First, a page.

Some patients have suffered with the illness for multiple years, seen multiple physicians and may have been hospitalized for the illness. In addition, some patients may have permanent injury to the gastrointestinal system with a condition known as “villous atrophy” which results in a permanent lack of ability of the GI system to absorb nutrients.
Some cases of villous atrophy may be so severe that the small intestine allows larger undigested food particles to pass into the blood stream. These particles can cause a severe immune reaction, resulting in body-wide inflammation and a number of food sensitivities.
Benicar Mayo Clinic Report
In 2012, the Mayo Clinic released a report and notified the FDA about the occurrence of “sprue-like enteropathy” in multiple patients. These patients had symptoms that were similar to Celiac disease but tested negative for the disorder. In addition, dietary changes normally recommended for Celiac patients, such as eliminating all gluten from the diet, did not resolve the illness. All of the identified patients had been taking Benicar.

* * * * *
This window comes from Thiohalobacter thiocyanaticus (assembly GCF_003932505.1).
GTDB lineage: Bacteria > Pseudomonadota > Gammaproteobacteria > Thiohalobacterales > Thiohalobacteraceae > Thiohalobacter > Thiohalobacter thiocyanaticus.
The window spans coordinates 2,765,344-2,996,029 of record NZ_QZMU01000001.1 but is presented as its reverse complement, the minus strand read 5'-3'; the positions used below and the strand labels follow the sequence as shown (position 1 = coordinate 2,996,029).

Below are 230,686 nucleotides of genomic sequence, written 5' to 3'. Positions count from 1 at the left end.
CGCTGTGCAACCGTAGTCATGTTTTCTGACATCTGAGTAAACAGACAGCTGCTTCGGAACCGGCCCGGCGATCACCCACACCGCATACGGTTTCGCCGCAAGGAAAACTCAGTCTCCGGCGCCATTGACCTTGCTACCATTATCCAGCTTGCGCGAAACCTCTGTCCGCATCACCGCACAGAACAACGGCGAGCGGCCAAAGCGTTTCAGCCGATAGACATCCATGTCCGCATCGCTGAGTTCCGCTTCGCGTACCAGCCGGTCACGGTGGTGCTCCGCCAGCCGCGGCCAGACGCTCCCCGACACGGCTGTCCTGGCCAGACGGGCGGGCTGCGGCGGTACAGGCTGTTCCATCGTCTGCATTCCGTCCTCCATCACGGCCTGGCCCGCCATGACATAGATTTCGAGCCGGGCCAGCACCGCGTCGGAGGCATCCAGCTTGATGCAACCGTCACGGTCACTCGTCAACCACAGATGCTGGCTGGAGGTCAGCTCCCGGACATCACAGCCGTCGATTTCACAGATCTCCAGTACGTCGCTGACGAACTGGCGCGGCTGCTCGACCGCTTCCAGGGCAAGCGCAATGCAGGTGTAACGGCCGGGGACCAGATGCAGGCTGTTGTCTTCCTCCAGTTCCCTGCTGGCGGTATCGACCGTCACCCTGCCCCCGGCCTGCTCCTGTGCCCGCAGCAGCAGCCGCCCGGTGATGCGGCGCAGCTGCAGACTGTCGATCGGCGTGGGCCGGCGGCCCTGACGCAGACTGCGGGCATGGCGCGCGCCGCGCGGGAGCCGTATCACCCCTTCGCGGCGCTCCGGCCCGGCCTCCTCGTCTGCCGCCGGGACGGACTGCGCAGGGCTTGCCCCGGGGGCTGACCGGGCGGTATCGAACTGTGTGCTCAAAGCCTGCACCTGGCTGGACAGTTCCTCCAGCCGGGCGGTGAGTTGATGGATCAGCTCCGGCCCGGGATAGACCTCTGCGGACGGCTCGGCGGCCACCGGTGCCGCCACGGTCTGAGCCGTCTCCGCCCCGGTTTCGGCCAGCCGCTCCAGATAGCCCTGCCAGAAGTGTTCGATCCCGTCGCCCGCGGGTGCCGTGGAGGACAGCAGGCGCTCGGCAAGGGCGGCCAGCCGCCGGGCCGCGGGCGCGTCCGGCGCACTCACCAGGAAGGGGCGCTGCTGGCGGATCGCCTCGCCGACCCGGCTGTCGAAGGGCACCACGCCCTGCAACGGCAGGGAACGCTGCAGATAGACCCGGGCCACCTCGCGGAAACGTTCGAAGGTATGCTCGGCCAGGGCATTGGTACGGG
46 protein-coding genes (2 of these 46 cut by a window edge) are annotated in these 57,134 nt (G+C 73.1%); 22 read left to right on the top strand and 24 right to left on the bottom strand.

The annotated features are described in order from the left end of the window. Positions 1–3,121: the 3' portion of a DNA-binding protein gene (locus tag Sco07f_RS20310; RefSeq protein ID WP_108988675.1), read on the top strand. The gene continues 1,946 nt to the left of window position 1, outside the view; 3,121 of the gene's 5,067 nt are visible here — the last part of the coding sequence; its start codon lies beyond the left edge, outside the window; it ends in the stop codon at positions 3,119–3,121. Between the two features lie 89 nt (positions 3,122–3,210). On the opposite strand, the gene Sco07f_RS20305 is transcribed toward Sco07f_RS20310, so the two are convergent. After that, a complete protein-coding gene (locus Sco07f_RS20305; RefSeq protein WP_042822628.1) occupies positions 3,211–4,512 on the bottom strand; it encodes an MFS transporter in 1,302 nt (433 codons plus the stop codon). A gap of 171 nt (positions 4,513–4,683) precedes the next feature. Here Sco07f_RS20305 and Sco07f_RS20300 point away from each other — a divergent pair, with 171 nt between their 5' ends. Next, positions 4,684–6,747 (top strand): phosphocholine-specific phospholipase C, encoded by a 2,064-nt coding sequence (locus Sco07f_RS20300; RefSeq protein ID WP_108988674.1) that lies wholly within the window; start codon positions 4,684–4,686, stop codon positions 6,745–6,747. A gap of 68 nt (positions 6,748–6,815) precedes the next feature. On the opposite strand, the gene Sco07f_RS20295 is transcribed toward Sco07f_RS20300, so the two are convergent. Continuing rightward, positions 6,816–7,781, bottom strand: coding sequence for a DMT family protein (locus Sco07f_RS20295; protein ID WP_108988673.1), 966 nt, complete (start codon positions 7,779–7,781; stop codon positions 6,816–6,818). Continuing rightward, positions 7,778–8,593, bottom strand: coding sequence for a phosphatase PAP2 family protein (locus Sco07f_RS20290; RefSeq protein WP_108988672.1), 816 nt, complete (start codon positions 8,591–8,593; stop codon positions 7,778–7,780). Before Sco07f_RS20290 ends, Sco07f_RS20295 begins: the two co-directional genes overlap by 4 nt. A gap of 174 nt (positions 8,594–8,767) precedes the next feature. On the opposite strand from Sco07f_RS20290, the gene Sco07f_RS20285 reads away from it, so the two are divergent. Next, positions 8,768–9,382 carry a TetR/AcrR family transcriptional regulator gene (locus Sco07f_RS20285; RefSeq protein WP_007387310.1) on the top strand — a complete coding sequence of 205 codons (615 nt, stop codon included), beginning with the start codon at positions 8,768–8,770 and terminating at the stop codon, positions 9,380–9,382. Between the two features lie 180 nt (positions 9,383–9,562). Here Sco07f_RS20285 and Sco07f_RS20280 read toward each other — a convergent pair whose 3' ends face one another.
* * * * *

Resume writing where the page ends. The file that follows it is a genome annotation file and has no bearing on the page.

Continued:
After discontinuation of the medication, some of the patients saw improvement in their symptoms but others may have suffered permanent damage. In July of 2013, The FDA required that a warning be added to the prescribing information on Benicar regarding the risk of gastrointestinal effects. Benicar, and other products containing olmesartan, is the only member of the ARB class that has caused this side effect.
Benicar Black Box Warning
The top of the prescribing information for Benicar includes a black-box warning. A black-box warning is the most severe warning that a medication can have and is placed inside a box with a thick black border so that it is readily seen by healthcare professionals who prescribe the medication.